BEIJING, Jan. 8 -- China, facing icy temperatures and heavy snowfall, shut 0.5 percent of its electricity-generating capacity as bad weather hampered coal deliveries to power plants.
The world's second-largest energy user took offline 4,780 megawatts of capacity linked to its main network as of Jan. 3, according to data provided by State Grid Corp. of China, the dominant grid operator. China's overall capacity reached 874,000 megawatts as of the end of last year. Coal is used as fuel at about 80 percent of the country's generators.
Temperatures in northern China may drop to as low as minus 32 degrees Celsius (minus 26 degrees Fahrenheit) from this evening to tomorrow night after the heavy snowfall this week, the China Meteorological Administration said. Coal stockpiles at power plants connected to State Grid's network have fallen 4.3 percent since Dec. 28 to 21.11 million metric tons, enough for up to nine days of consumption, data from the company showed.
"It's definitely not as serious as in early 2008," Dave Dai, a utility analyst with CLSA Asia Pacific Markets, said by phone from Hong Kong. "The transportation bottlenecks have been easy in general. In certain provinces, coal stockpiles are low, but that doesn't mean there isn't enough coal to go around."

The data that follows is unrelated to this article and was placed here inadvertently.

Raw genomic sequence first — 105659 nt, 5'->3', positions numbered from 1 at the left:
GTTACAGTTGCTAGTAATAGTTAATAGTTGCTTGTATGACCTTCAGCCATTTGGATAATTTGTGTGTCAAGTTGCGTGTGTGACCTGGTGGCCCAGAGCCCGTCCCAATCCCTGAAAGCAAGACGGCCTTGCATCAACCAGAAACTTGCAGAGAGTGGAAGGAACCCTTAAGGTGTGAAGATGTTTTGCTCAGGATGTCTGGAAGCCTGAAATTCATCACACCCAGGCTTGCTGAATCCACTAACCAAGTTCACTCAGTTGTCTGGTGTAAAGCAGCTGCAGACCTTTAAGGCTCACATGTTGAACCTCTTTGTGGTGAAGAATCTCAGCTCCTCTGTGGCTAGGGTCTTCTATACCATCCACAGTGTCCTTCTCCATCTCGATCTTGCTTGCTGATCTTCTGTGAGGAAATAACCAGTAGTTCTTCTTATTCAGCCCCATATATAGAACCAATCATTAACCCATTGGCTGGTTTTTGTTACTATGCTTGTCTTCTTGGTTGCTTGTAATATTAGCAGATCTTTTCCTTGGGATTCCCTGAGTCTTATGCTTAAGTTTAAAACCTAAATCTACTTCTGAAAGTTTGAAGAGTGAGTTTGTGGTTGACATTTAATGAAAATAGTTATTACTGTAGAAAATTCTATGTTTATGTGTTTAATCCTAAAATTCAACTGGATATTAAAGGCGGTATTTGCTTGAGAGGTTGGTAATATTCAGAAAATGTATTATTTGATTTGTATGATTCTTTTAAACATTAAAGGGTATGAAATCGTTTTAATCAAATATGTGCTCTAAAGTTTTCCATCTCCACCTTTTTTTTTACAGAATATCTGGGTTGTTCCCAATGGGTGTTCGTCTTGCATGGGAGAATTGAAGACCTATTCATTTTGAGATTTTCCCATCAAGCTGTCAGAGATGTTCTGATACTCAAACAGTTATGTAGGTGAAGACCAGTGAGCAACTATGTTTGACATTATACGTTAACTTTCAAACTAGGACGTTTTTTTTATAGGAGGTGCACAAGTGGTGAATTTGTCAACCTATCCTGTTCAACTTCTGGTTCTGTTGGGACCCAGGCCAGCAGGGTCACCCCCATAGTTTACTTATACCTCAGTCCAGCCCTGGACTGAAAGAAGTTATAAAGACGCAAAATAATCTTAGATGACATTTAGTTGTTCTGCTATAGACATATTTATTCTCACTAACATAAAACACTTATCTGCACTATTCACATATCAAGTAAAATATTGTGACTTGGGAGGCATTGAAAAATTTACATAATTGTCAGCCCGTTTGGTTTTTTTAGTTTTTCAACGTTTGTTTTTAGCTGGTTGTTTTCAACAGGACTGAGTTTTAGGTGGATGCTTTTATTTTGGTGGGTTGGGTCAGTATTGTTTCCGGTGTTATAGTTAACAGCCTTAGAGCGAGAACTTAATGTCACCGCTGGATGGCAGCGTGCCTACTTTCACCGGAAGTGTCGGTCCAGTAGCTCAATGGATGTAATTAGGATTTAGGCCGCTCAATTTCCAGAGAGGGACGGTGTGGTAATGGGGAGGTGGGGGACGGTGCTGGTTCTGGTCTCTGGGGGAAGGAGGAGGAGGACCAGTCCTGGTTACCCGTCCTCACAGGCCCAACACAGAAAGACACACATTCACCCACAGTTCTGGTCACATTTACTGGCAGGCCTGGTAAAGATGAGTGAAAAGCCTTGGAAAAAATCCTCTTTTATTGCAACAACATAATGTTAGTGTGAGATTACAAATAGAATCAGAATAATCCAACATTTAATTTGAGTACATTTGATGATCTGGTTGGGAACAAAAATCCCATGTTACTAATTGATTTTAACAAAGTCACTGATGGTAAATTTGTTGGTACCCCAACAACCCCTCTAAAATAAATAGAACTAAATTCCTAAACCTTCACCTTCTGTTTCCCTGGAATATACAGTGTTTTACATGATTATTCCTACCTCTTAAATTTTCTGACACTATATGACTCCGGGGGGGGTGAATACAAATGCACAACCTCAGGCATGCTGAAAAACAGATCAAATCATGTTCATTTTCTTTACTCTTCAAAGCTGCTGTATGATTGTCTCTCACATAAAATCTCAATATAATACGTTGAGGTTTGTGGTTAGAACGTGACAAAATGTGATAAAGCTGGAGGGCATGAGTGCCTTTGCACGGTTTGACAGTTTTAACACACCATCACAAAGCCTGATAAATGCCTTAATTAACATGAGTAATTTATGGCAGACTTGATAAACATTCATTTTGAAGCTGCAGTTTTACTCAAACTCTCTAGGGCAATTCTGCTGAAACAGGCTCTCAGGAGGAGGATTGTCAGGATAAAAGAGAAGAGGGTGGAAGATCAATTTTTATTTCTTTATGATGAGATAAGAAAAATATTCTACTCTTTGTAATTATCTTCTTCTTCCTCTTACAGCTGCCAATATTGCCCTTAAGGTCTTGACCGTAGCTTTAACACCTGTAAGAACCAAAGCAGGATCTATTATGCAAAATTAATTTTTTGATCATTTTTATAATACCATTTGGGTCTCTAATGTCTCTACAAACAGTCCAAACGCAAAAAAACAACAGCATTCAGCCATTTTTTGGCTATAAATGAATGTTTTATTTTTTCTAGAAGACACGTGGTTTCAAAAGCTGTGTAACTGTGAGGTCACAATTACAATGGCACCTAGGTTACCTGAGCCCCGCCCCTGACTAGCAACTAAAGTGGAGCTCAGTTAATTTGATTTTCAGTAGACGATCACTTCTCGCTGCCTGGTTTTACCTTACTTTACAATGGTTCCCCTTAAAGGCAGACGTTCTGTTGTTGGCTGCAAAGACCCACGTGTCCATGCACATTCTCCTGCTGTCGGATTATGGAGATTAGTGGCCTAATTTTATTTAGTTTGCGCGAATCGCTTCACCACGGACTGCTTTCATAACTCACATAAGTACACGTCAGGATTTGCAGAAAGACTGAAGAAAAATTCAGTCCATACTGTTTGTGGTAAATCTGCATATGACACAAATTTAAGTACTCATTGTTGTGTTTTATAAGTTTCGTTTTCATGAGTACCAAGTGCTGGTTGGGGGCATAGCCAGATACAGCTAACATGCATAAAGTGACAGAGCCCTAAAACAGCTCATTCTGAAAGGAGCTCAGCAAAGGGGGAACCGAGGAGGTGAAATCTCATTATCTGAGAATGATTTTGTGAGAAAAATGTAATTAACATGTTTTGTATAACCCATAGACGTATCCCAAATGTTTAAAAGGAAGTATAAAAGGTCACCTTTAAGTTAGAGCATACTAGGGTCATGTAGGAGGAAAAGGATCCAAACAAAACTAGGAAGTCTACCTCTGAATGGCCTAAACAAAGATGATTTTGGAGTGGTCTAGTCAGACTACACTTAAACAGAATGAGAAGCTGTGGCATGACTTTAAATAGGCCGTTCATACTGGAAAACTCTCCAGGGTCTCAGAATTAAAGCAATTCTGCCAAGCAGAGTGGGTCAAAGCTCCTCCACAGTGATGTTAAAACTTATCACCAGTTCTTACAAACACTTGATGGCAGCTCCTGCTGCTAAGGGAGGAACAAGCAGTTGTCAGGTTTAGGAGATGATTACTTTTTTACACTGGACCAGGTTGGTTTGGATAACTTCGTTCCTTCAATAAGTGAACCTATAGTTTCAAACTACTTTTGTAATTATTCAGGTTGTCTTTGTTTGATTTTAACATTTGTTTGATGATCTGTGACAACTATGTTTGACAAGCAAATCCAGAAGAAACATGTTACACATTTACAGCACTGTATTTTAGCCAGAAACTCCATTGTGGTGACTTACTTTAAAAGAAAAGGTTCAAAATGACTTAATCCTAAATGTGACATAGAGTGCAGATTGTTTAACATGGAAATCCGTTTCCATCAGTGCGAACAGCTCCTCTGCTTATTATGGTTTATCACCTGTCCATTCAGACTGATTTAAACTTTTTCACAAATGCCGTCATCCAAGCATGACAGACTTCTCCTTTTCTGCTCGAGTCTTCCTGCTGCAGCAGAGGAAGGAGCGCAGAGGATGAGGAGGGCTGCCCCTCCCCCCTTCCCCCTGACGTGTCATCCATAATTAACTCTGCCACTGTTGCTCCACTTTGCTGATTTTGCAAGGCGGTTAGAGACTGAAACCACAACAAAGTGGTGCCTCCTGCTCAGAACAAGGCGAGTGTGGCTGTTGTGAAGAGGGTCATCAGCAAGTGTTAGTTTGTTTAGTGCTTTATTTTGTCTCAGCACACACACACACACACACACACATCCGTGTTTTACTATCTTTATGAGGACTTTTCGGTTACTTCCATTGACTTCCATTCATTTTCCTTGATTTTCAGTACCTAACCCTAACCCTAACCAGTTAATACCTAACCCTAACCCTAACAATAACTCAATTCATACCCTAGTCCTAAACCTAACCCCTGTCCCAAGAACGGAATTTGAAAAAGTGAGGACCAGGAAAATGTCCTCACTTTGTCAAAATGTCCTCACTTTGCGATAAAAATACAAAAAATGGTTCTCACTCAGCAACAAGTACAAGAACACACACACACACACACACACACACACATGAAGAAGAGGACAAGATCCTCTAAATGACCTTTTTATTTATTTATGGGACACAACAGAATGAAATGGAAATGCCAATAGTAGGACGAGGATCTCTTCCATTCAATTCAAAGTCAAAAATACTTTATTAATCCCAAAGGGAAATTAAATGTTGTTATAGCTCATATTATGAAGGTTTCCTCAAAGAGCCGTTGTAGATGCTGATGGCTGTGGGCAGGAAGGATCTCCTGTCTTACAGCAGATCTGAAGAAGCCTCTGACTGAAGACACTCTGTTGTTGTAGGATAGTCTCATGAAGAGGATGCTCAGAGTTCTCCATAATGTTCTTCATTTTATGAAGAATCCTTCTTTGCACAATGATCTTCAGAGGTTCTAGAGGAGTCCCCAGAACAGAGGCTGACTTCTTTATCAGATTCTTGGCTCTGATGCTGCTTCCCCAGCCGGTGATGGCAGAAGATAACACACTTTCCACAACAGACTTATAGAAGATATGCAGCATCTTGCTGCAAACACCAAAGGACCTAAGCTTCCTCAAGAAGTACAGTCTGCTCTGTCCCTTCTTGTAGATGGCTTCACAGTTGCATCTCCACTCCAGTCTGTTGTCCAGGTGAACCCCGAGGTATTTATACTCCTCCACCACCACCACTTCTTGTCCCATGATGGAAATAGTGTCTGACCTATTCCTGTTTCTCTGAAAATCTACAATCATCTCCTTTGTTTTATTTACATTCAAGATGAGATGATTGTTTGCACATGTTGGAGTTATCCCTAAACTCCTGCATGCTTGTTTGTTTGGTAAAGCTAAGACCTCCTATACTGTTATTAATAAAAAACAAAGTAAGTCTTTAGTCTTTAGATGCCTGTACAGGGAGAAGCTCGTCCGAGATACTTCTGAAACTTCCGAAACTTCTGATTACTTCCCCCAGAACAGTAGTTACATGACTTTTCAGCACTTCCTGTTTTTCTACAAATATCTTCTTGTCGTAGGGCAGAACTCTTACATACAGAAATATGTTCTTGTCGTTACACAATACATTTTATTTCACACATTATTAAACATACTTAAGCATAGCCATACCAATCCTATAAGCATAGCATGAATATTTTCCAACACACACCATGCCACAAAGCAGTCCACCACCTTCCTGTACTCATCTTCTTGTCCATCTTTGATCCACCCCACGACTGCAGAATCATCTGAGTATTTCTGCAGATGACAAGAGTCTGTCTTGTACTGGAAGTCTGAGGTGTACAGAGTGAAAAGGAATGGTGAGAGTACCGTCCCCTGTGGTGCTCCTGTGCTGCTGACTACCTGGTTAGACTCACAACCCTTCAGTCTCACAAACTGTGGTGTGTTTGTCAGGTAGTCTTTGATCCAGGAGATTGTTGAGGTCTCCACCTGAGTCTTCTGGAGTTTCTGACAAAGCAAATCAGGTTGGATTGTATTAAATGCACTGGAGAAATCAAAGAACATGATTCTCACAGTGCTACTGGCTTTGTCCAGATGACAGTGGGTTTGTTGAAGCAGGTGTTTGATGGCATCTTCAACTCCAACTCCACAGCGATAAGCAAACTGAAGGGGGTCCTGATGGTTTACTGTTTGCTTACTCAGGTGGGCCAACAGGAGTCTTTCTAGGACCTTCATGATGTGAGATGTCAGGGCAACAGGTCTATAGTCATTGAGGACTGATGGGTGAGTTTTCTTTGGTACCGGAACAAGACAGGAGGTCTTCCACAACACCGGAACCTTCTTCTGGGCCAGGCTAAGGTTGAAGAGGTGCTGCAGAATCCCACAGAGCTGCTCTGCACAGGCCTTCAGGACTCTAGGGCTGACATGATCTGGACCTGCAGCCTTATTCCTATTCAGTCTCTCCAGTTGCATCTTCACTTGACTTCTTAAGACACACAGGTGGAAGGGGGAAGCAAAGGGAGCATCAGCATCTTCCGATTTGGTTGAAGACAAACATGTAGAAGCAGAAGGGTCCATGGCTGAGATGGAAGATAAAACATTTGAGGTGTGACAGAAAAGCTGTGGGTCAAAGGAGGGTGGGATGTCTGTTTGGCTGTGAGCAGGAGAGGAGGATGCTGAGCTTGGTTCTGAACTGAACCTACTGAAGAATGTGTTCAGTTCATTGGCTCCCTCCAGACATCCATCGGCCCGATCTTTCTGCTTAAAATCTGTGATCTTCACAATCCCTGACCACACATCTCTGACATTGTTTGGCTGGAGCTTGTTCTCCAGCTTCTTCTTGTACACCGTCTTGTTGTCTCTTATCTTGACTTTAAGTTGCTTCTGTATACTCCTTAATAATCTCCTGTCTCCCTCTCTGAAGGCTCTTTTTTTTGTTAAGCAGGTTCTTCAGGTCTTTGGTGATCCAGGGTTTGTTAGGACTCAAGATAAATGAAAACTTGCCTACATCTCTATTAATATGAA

In January 2008, China suffered its worst snowstorms in 50 years. The blizzards, blamed on the La Nina phenomenon, left millions of travelers stranded during the Lunar New Year holidays and factory closures caused an estimated 111 billion yuan ($16.2 billion) in economic losses.
China shut 7 percent of its coal-fired power generation capacity, or 40,990 megawatts, after deliveries of the fuel were delayed by snowstorms at that time, the official Xinhua News Agency reported.
Coal Shares Rise
Coal companies climbed in Hong Kong trading today amid plunging temperatures on the mainland, outpacing the 0.8 percent gain in the benchmark Hang Seng Index as of the midday break.
China Shenhua Energy Co., the country's biggest producer of the fuel, advanced 2.8 percent. China Coal Energy Co., the No. 2, added 5.7 percent, while Yanzhou Coal Mining Co., the third- biggest, gained 2.8 percent.
State Grid is limiting electricity in central China because of reduced coal stockpiles, the China Business News reported today. The central provinces of Hubei and Jiangxi had the largest power shortage nationwide as of Jan. 3, according to the data from the grid operator.